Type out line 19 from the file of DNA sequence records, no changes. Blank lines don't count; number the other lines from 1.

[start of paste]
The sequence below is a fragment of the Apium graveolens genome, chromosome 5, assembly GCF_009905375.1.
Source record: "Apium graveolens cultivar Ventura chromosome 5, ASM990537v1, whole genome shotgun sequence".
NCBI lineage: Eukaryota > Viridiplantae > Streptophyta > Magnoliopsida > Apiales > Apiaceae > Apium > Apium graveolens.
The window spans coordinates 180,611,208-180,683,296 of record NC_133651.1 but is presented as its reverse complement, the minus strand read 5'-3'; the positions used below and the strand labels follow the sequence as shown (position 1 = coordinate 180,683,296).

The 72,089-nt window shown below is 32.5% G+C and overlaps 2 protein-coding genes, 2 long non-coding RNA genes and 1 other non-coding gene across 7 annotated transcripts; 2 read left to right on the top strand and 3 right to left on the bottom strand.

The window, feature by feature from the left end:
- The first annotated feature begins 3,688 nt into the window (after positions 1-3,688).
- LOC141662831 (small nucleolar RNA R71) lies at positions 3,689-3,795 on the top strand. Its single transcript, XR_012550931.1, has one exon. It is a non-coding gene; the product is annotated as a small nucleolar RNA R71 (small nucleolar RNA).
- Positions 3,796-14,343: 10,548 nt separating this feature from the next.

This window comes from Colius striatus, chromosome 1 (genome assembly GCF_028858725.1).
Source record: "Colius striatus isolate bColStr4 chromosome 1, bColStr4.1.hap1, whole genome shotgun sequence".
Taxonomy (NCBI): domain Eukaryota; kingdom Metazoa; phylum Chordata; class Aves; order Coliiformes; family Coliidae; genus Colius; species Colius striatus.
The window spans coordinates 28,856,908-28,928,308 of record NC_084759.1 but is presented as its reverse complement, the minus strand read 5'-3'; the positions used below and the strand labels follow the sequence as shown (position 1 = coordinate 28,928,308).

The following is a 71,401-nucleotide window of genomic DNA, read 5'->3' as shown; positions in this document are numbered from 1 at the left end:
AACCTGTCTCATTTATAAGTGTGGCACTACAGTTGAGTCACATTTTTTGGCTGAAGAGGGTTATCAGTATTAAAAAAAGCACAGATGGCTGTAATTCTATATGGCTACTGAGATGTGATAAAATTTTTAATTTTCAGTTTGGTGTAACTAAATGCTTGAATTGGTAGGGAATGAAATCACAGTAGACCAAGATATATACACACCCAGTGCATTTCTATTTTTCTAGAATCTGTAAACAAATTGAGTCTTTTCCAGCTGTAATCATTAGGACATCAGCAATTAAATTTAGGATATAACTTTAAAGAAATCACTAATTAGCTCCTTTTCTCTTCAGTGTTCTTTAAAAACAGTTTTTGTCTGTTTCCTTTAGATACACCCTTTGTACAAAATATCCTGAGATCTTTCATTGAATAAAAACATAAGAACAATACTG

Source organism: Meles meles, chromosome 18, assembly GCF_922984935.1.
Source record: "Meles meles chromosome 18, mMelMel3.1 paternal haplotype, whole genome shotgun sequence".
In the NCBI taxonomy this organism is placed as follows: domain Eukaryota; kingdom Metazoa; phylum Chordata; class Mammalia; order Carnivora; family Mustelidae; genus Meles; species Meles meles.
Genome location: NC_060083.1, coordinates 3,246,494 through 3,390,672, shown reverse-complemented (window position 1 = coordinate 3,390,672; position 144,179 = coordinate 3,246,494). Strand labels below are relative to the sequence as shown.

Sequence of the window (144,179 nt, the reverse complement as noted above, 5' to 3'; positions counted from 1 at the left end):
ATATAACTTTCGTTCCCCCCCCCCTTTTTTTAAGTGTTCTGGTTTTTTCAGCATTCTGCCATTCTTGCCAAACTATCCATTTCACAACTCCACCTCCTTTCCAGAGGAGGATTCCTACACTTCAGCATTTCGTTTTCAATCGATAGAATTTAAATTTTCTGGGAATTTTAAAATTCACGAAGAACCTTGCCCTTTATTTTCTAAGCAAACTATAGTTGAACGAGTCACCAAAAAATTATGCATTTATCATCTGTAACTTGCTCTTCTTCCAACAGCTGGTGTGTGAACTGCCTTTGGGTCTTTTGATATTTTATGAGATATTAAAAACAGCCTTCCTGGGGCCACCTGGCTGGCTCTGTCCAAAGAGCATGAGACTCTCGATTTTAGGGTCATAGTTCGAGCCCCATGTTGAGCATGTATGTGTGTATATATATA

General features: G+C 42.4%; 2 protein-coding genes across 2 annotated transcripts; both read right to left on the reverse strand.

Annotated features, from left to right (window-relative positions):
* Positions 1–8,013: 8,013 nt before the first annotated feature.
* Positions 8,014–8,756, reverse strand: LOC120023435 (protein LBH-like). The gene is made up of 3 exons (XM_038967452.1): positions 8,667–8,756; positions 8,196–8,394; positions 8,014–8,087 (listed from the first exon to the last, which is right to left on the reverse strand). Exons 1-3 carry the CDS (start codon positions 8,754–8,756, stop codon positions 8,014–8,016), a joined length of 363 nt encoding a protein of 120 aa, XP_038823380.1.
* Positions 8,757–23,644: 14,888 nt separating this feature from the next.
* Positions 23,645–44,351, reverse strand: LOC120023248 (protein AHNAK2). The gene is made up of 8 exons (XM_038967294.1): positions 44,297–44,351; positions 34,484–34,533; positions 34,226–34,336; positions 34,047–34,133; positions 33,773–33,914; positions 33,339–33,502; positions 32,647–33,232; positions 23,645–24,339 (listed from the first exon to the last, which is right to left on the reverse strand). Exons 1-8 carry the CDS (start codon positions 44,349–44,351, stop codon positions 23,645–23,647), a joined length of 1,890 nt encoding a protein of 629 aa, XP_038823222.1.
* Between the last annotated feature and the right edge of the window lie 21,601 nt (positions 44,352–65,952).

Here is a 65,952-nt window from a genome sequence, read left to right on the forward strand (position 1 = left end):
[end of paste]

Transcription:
Genome location: NC_060083.1, coordinates 3,246,494 through 3,390,672, shown reverse-complemented (window position 1 = coordinate 3,390,672; position 144,179 = coordinate 3,246,494). Strand labels below are relative to the sequence as shown.